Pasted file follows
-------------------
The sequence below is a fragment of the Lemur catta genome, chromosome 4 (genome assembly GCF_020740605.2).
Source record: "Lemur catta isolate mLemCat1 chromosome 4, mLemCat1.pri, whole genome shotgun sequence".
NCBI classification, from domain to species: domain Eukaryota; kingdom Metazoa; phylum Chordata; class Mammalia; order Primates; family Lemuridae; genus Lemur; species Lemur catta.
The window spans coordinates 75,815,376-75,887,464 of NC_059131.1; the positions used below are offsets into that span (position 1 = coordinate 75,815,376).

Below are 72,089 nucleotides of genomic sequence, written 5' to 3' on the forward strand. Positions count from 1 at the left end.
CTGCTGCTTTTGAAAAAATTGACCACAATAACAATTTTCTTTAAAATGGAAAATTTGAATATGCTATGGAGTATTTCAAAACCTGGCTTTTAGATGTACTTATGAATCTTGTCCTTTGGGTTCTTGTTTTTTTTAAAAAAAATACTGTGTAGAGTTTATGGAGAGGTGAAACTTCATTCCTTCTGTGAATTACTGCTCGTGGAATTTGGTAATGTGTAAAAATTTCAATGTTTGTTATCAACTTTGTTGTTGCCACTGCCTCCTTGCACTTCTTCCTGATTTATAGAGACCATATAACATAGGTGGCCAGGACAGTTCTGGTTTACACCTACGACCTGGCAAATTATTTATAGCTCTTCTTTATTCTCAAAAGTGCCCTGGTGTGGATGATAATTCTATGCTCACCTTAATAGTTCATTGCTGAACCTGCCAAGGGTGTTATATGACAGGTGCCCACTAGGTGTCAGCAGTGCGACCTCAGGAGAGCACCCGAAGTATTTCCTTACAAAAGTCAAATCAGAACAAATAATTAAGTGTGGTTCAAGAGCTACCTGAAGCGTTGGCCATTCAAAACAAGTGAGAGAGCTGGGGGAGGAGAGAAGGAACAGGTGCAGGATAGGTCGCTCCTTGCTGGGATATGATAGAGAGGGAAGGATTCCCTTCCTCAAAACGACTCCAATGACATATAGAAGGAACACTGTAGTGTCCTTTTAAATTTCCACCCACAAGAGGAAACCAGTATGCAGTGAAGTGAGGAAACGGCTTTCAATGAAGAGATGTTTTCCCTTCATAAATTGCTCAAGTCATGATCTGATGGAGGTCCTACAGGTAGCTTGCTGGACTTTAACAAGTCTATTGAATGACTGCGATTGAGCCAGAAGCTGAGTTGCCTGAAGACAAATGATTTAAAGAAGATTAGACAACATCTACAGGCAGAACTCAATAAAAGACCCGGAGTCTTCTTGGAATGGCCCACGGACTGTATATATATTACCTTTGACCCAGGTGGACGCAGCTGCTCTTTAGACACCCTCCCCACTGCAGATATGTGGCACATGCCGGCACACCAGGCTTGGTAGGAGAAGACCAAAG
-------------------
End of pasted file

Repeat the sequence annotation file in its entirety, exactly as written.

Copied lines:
The sequence below is a fragment of the Lemur catta genome, chromosome 4 (genome assembly GCF_020740605.2).
Source record: "Lemur catta isolate mLemCat1 chromosome 4, mLemCat1.pri, whole genome shotgun sequence".
NCBI classification, from domain to species: domain Eukaryota; kingdom Metazoa; phylum Chordata; class Mammalia; order Primates; family Lemuridae; genus Lemur; species Lemur catta.
The window spans coordinates 75,815,376-75,887,464 of NC_059131.1; the positions used below are offsets into that span (position 1 = coordinate 75,815,376).

Below are 72,089 nucleotides of genomic sequence, written 5' to 3' on the forward strand. Positions count from 1 at the left end.
CTGCTGCTTTTGAAAAAATTGACCACAATAACAATTTTCTTTAAAATGGAAAATTTGAATATGCTATGGAGTATTTCAAAACCTGGCTTTTAGATGTACTTATGAATCTTGTCCTTTGGGTTCTTGTTTTTTTTAAAAAAAATACTGTGTAGAGTTTATGGAGAGGTGAAACTTCATTCCTTCTGTGAATTACTGCTCGTGGAATTTGGTAATGTGTAAAAATTTCAATGTTTGTTATCAACTTTGTTGTTGCCACTGCCTCCTTGCACTTCTTCCTGATTTATAGAGACCATATAACATAGGTGGCCAGGACAGTTCTGGTTTACACCTACGACCTGGCAAATTATTTATAGCTCTTCTTTATTCTCAAAAGTGCCCTGGTGTGGATGATAATTCTATGCTCACCTTAATAGTTCATTGCTGAACCTGCCAAGGGTGTTATATGACAGGTGCCCACTAGGTGTCAGCAGTGCGACCTCAGGAGAGCACCCGAAGTATTTCCTTACAAAAGTCAAATCAGAACAAATAATTAAGTGTGGTTCAAGAGCTACCTGAAGCGTTGGCCATTCAAAACAAGTGAGAGAGCTGGGGGAGGAGAGAAGGAACAGGTGCAGGATAGGTCGCTCCTTGCTGGGATATGATAGAGAGGGAAGGATTCCCTTCCTCAAAACGACTCCAATGACATATAGAAGGAACACTGTAGTGTCCTTTTAAATTTCCACCCACAAGAGGAAACCAGTATGCAGTGAAGTGAGGAAACGGCTTTCAATGAAGAGATGTTTTCCCTTCATAAATTGCTCAAGTCATGATCTGATGGAGGTCCTACAGGTAGCTTGCTGGACTTTAACAAGTCTATTGAATGACTGCGATTGAGCCAGAAGCTGAGTTGCCTGAAGACAAATGATTTAAAGAAGATTAGACAACATCTACAGGCAGAACTCAATAAAAGACCCGGAGTCTTCTTGGAATGGCCCACGGACTGTATATATATTACCTTTGACCCAGGTGGACGCAGCTGCTCTTTAGACACCCTCCCCACTGCAGATATGTGGCACATGCCGGCACACCAGGCTTGGTAGGAGAAGACCAAAG